Risk factors for peripheral intravenous catheter failure: a multivariate analysis of data from a randomized controlled trial
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Objective. To assess the relative importance of independent risk factors for peripheral intravenous catheter (PIVC) failure. Methods. Secondary data analysis from a randomized controlled trial of PIVC dwell time. The Prentice, Williams, and Peterson statistical model was used to identify and compare risk factors for phlebitis, occlusion, and accidental removal. Setting. Three acute care hospitals in Queensland, Australia. Participants. The trial included 3,283 adult medical and surgical patients (5,907 catheters) with a PIVC with greater than 4 days of expected use. Results. Modifiable risk factors for occlusion included hand, antecubital fossa, or upper arm insertion compared with forearm (hazard ratio [HR], 1.47 [95% confidence interval (CI), 1.28-1.68], 1.27 [95% CI, 1.08-1.49], and 1.25 [95% CI, 1.04-1.50], respectively); and for phlebitis, larger diameter PIVC (HR, 1.48 [95% CI, 1.08-2.03]). PIVCs inserted by the operating and radiology suite staff had lower occlusion risk than ward insertions (HR, 0.80 [95% CI, 0.67-0.94]). Modifiable risks for accidental removal included hand or antecubital fossa insertion compared with forearm (HR, 2.45 [95% CI, 1.93-3.10] and 1.65 [95% CI, 1.23-2.22], respectively), clinical staff insertion compared with intravenous service (HR, 1.69 [95% CI, 1.30-2.20]); and smaller PIVC diameter (HR, 1.29 [95% CI, 1.02-1.61]). Female sex was a nonmodifiable factor associated with an increased risk of both phlebitis (HR, 1.64 [95% CI, 1.28-2.09]) and occlusion (HR, 1.44 [95% CI, 1.30-1.61]). Conclusions. PIVC survival is improved by preferential forearm insertion, selection of appropriate PIVC diameter, and insertion by intravenous teams and other specialists.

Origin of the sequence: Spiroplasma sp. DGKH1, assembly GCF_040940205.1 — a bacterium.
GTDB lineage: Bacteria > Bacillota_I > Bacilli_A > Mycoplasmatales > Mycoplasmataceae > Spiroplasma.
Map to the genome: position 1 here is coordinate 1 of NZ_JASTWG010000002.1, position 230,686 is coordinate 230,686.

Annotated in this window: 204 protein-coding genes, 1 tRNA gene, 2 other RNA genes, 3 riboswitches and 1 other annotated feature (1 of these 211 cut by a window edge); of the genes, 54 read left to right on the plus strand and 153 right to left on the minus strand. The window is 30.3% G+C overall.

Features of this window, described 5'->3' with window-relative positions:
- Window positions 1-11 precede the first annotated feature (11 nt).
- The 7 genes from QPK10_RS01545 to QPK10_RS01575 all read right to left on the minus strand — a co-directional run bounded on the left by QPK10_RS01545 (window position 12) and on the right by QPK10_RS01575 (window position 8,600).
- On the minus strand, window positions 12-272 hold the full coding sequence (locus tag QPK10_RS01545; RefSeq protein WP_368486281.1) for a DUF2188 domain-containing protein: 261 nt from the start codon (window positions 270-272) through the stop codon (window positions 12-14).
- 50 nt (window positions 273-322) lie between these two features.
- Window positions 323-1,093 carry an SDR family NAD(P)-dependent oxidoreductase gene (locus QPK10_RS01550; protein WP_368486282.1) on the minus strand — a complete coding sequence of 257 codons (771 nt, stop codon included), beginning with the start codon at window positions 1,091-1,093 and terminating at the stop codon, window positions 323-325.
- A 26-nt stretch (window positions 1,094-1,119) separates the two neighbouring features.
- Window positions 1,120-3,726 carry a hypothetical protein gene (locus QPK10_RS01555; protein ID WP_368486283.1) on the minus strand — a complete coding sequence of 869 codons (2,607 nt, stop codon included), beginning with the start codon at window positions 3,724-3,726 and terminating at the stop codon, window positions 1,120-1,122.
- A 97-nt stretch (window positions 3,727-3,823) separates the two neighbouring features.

Infection Control and Hospital Epidemiology
© 2013 by University of Chicago Press. The attached file is reproduced here in accordance with the copyright policy of the publisher. First published in Infection Control and Hospital Epidemiology with publishing partner Society for Healthcare Epidemiology of America. Please refer to the journal's website for access to the definitive, published version.
Clinical Nursing: Secondary (Acute Care)